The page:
How widespread are nonlinear crowding out effects? The response of private transfers to income in four developing countries
This article investigates the relationship between household income and private transfers received in developing countries. If private transfers are unresponsive to household income, there is less likelihood of expansions in public social security crowding out private transfers. Most literature finds that private transfers are unresponsive, but this may be because responses have been obscured by the methods that ignore nonlinearities. Threshold regression techniques find such nonlinearity in the Philippines and scope for serious crowding out, with 30-80% of private transfers potentially displaced for low-income households (Cox et�al., 2004). To see if these nonlinear effects occur more widely, semiparametric and threshold regression methods are used to model private transfers in four developing countries - China, Indonesia, Papua New Guinea and Vietnam. The results reported in this article suggest that nonlinear crowding out effects are not important features of transfer behaviour in these countries. The transfer derivatives under a variety of assumptions only range between 0 and -0.08.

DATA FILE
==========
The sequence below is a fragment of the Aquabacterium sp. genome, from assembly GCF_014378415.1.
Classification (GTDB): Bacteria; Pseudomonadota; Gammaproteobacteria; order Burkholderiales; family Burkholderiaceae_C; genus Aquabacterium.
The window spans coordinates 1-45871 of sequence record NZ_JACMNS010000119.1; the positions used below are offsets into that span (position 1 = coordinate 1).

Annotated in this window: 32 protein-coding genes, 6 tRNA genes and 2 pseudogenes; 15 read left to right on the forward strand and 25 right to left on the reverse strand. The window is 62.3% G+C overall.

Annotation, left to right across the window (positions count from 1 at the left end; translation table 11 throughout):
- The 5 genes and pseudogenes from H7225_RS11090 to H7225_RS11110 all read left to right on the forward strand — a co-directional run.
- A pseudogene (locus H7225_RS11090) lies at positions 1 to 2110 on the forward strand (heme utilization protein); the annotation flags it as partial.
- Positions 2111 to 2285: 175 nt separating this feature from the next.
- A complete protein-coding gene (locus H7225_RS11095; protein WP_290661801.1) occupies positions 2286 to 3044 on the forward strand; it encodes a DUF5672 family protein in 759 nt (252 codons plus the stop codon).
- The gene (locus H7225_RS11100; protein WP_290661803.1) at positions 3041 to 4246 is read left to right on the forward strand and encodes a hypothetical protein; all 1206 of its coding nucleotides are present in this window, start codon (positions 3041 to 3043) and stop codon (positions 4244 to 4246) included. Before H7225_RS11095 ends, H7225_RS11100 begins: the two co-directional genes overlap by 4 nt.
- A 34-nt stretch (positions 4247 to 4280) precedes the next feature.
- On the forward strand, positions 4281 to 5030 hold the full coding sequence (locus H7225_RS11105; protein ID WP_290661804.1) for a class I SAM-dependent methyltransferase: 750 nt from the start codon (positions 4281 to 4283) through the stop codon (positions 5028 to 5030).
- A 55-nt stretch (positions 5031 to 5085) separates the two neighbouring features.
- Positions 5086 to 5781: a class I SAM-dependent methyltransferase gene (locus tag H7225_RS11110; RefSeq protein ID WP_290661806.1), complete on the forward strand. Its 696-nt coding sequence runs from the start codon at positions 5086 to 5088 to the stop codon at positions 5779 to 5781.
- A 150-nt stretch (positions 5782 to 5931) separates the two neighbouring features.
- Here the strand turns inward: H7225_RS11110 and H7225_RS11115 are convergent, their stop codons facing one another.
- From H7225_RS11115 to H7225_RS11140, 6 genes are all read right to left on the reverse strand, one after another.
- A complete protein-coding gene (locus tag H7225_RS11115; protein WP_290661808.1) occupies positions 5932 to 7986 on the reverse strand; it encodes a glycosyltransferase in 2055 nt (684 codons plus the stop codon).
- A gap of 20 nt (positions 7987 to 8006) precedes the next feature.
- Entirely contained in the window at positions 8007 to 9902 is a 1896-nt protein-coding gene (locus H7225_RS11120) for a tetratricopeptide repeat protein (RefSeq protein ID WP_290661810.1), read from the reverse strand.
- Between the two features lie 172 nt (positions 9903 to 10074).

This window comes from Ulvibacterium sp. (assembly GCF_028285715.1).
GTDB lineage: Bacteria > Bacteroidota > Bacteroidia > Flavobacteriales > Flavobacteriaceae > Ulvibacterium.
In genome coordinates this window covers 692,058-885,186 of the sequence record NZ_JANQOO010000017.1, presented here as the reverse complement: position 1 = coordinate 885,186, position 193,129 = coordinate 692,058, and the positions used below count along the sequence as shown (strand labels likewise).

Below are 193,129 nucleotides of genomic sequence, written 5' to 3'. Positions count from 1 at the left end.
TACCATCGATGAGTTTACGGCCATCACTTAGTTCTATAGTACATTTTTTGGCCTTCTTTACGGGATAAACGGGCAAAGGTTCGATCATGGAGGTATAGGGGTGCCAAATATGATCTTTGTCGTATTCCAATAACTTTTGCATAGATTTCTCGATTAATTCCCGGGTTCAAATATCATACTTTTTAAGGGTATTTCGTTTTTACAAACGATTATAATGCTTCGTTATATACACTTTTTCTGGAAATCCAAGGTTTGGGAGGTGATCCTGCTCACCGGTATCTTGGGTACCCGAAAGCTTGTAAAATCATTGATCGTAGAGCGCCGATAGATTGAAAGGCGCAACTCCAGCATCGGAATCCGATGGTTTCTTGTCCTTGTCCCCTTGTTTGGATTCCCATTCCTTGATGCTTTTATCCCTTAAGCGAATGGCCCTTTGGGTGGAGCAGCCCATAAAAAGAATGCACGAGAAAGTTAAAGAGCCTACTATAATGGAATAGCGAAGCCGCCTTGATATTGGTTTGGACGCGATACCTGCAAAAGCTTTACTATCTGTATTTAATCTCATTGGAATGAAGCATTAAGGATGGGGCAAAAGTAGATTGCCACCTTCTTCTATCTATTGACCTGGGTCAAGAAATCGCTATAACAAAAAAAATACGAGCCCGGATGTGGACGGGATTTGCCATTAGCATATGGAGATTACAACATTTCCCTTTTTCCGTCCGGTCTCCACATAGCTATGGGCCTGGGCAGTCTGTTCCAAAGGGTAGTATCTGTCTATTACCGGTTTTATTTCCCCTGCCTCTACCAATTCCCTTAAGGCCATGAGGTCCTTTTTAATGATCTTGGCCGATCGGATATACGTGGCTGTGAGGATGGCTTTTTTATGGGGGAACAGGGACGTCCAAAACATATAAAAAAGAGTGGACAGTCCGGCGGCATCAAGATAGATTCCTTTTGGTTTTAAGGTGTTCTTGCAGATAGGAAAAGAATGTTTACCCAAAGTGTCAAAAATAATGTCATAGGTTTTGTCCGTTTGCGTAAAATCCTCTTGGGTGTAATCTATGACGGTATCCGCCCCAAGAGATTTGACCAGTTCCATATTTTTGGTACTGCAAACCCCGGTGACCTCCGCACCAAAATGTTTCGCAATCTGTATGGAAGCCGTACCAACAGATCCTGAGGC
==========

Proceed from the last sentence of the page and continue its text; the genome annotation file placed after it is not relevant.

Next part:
If you experience problems downloading a file, check if you have the proper application to view it first. In case of further problems read the IDEAS help page. Note that these files are not on the IDEAS site. Please be patient as the files may be large.
As the access to this document is restricted, you may want to look for a different version under "Related research" (further below) or search for a different version of it.
Volume (Year): 43 (2011)
Issue (Month): 27 ()
|Contact details of provider:|| Web page: http://www.tandfonline.com/RAEC20|
|Order Information:||Web: http://www.tandfonline.com/pricing/journal/RAEC20|
When requesting a correction, please mention this item's handle: RePEc:taf:applec:v:43:y:2011:i:27:p:4053-4068. See general information about how to correct material in RePEc.
For technical questions regarding this item, or to correct its authors, title, abstract, bibliographic or download information, contact: (Michael McNulty)
If references are entirely missing, you can add them using this form.